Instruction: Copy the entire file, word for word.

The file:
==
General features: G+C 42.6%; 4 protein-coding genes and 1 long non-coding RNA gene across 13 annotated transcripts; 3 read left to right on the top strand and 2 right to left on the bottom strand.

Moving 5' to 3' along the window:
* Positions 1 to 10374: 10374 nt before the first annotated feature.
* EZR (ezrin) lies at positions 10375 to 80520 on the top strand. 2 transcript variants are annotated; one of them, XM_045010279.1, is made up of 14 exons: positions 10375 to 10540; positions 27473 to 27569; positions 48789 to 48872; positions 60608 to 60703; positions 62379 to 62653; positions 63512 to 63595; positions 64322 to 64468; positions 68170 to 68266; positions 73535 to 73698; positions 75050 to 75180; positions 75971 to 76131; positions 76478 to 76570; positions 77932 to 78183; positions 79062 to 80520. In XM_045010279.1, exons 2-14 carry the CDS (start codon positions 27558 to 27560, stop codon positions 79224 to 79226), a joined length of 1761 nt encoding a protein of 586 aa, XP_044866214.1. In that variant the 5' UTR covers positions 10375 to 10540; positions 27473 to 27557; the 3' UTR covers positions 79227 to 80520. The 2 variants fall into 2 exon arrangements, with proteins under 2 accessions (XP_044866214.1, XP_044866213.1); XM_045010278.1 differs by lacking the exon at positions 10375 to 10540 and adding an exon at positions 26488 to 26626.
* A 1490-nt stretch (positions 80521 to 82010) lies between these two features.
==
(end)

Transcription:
General features: G+C 42.6%; 4 protein-coding genes and 1 long non-coding RNA gene across 13 annotated transcripts; 3 read left to right on the top strand and 2 right to left on the bottom strand.

Moving 5' to 3' along the window:
* Positions 1 to 10374: 10374 nt before the first annotated feature.
* EZR (ezrin) lies at positions 10375 to 80520 on the top strand. 2 transcript variants are annotated; one of them, XM_045010279.1, is made up of 14 exons: positions 10375 to 10540; positions 27473 to 27569; positions 48789 to 48872; positions 60608 to 60703; positions 62379 to 62653; positions 63512 to 63595; positions 64322 to 64468; positions 68170 to 68266; positions 73535 to 73698; positions 75050 to 75180; positions 75971 to 76131; positions 76478 to 76570; positions 77932 to 78183; positions 79062 to 80520. In XM_045010279.1, exons 2-14 carry the CDS (start codon positions 27558 to 27560, stop codon positions 79224 to 79226), a joined length of 1761 nt encoding a protein of 586 aa, XP_044866214.1. In that variant the 5' UTR covers positions 10375 to 10540; positions 27473 to 27557; the 3' UTR covers positions 79227 to 80520. The 2 variants fall into 2 exon arrangements, with proteins under 2 accessions (XP_044866214.1, XP_044866213.1); XM_045010278.1 differs by lacking the exon at positions 10375 to 10540 and adding an exon at positions 26488 to 26626.
* A 1490-nt stretch (positions 80521 to 82010) lies between these two features.